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I have a problem as follows:

Server process 1

  • Constantly sends updates that occur to a datastore

Server process 2

  • Clients contact the server, which queries the datastore, and returns a result

The thing is, the results that process 1 and process 2 are sending back the client are totally different and unrelated.

How does one decompose this? Do you just have one process constantly sending data, and define the protocol to have a bit which corresponds to whether the return type is 1 or 2?

Do you have two processes? How do they share the datastore then (it is just a structure not a database)?


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up vote 1 down vote accepted

It sounds like you want to stream your series of ints "somewhere" and also collect them in a datastore. In my system I am streaming sensor readings into a database and also allowing them to go directly to web clients, giving them live power readings. I've written a blog entry on why a database is not suitable for live data - though it is perfect for saving the data for later analysis.

I'd have the first server process be a twisted server that uses txamp to stream the ints to RabbitMQ. Any clients that want live data can subscribe to the stream in RabbitMQ, also using Txamp. Web browser clients can use Orbited here is a worked example.

In your design server 1 saves to the database. You could instead have server3 collect data from RabbitMQ and stream it to the database. I plan to have a server that collects chunks of data and render graphs to store to a central fileshare.

Don't create your own messaging system, RabbitMQ is well tested, scalable, and can persist your "messages" (raw data) if something goes wrong.

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That was what I initially thought, but there is no robust STOMP client that runs natively on the iPhone. – DevDevDev Oct 1 '09 at 23:34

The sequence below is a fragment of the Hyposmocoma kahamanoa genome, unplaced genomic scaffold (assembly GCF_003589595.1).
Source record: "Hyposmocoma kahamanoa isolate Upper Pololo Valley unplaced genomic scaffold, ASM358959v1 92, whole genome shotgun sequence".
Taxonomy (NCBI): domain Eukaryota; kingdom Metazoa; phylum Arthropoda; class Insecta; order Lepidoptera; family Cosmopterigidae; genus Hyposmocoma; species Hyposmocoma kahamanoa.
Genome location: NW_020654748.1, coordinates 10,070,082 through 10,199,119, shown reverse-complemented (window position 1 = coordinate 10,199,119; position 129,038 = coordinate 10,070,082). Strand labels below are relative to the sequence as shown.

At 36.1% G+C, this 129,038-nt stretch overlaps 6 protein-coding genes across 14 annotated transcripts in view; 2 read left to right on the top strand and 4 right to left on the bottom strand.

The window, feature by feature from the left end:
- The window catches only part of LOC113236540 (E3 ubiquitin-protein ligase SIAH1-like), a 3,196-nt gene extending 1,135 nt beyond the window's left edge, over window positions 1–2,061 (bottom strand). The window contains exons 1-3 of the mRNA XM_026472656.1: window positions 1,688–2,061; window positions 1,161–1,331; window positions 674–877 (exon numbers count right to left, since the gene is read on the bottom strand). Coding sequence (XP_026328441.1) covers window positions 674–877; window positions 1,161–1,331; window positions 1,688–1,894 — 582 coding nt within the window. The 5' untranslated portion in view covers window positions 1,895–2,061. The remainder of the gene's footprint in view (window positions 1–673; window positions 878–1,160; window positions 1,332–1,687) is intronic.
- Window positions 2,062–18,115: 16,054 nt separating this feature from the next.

You don't need a STOMP library if you are working natively on iphone, what you want then is a C++ AMQP client library, like txAMP is a library for python. Do some googling to find one you like. – Tom Leys Oct 2 '09 at 0:45

If you can restrict yourself to Twisted, I recommend to use Perspective Broker. It's essentially an RPC system, and doesn't care much about the notion of "client" and "server" - either the initiator of a TCP connection or the responder can start RPC calls in PB.

So server 1 would accept registration calls with a callback object, and call the callback whenever it has new data available. Server 2 provides various RPC operations as clients require them. If they operate on the very same data, I would put both servers into a single process.

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And just store the data as a processwide global variable? That is more or less the road I am going down right now using Twisted. Can you point me to an example of using callbacks over a network? Wouldn't the client then have to act as an RPC server as well? Right now I am doing just what you said except the client has two threads, one just blocks on receiving data from Server 1, and the second is available to send RPC calls to server 2. – DevDevDev Oct 1 '09 at 22:04
I can only use Twisted on the server side, does this limit me to using straight TCP? – DevDevDev Oct 1 '09 at 22:40
@DevDevDev: To get a real world example of PB, take a look at the buildbot ( The build slaves log into the master; then RPCs go in both directions over a single TCP connection (allowing to call into slaves that live behind a firewall or NAT). If the clients are not written in Python, you have to roll your own RPC protocol over TCP. I recommend to use a TLV encoding. – Martin v. Löwis Oct 2 '09 at 14:52

Why not use a database instead of "just a structure"? Both relational and non-relational DBs offer many practical advantages (separate processes using them, take care of replication [[and/or snapshots, backups, ...]], rich functionality if you need it for the "queries", and so on, and so forth).

Worst case, the "just a structure" can be handled by a third process that's entirely dedicated to it (basically mimicking what any DB engine would offer -- though the engine would probably do it better and faster;-), allowing you to at least keep a good decomposition (with the two server processes both interacting with the "datastore process").

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I was hoping nobody would grab onto that because I said "datastore". A database is very much unsuited to this application. Think of it like an array of ints, they are changing, a server has to send out their changes, the user can request some complicated calculation on the array. – DevDevDev Oct 1 '09 at 20:30
@Dev*3, whatever -- I still suggest you devote a process to the care and feeding of that store (thereby also intrinsically serializing access to it, a safe choice -- if you need some overlapping accesses you can then have fun implementing range locking, R vs W, and multithreading the datastore process;-). – Alex Martelli Oct 1 '09 at 21:01

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